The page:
Unfortunately, this one didn’t really do the business for us.
I said to Janie at the interval, “if this play manages to pull together all of its big and disparate themes in the second half, we’re in for one cracker of a second half.” I didn’t think it would. It didn’t.
Strangely, I don’t think we’d ever seen a Christopher Shinn play before. I say strangely, because he has had so many of his works performed at the Royal Court Theatre Upstairs, which we frequent a lot. Perhaps the subject matter has never appealed to us before.
This sounded interesting from the Almeida blurb and indeed it was interesting subject matter. Too much of it; violence in society, sexual politics, religion, workers’ increasing sense of powerlessness…
…but the performances were all very good. They seemed, to us, wasted on this play.
Tellingly, the Almeida resource does not link to reviews, so here are a few links:
- Paul Taylor in the Independent found the play a disappointment, but he loved Ben Whishaw;
- Kate Kellaway in The Observer gave it four stars and described it as “admirably ambitious”;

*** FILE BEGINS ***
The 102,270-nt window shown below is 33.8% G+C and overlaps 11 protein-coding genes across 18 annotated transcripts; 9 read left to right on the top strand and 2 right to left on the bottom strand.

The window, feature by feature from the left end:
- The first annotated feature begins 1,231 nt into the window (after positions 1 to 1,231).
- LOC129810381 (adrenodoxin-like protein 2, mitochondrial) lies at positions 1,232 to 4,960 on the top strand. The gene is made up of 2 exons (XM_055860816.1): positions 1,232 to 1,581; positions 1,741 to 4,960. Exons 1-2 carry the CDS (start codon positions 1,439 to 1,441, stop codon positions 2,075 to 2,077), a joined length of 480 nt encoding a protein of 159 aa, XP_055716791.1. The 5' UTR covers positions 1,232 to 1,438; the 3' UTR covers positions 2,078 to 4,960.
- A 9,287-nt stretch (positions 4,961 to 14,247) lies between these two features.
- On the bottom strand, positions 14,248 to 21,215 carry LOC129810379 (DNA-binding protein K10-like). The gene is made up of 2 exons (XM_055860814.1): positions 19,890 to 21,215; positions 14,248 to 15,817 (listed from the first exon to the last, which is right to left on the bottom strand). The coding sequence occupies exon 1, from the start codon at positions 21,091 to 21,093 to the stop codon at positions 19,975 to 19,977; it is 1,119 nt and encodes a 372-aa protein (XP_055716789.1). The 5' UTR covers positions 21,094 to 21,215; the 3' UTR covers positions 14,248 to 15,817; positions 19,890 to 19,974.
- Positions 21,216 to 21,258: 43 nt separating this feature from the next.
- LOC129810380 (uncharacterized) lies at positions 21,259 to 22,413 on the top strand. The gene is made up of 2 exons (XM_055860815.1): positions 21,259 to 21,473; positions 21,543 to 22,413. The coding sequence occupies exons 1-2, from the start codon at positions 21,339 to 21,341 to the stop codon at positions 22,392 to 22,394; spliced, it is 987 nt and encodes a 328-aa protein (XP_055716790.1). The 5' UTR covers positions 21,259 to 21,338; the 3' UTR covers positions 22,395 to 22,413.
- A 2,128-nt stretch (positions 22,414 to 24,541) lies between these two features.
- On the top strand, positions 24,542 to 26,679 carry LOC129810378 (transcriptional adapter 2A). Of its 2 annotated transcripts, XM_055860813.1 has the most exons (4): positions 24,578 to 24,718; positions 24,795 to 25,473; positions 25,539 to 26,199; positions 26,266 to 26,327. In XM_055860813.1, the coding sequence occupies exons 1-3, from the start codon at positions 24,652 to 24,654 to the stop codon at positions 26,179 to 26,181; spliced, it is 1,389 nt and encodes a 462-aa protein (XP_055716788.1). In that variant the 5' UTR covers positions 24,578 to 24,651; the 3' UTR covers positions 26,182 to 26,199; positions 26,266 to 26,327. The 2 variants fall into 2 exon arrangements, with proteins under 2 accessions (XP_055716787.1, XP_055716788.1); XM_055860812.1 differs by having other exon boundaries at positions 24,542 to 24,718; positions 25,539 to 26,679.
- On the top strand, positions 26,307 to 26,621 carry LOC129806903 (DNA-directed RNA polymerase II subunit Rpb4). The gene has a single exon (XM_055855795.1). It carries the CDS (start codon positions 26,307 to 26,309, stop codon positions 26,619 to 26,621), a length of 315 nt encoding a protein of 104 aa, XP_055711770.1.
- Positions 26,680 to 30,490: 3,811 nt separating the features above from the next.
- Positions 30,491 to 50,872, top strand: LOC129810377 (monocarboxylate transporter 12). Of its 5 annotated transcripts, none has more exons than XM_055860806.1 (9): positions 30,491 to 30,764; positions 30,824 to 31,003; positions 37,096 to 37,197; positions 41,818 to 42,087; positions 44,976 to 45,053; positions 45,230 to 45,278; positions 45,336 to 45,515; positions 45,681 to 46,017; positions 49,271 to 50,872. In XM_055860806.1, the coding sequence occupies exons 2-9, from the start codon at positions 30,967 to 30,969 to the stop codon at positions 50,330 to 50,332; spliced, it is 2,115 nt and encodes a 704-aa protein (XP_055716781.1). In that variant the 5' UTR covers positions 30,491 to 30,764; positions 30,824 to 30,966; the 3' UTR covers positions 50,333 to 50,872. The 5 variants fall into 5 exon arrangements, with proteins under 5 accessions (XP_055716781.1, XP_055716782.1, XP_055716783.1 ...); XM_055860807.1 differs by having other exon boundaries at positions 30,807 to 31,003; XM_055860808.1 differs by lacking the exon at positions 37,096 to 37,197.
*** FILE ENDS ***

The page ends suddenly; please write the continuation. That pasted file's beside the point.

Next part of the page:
- Michael Billington in The Guardian was less sure, finding the plays response to “big urgent questions” as “cryptically simplistic“;
- Henry Hitchings in The Standard was even harsher, with two stars and the strap line “Artificially Intelligent”.
To help rescue our evening, we ran into Jilly Black sitting, with a friend, a few rows behind us. We chatted with them after the show; indeed Janie dropped them at Baker Street giving us quite a bit of very pleasant post show chat time.
It is not very often that we bemoan the extra few minutes journey time to the Almeida; normally that place is well worth the extra few minutes each way, but this piece left us warm to the interesting topics but decidedly cold to the play,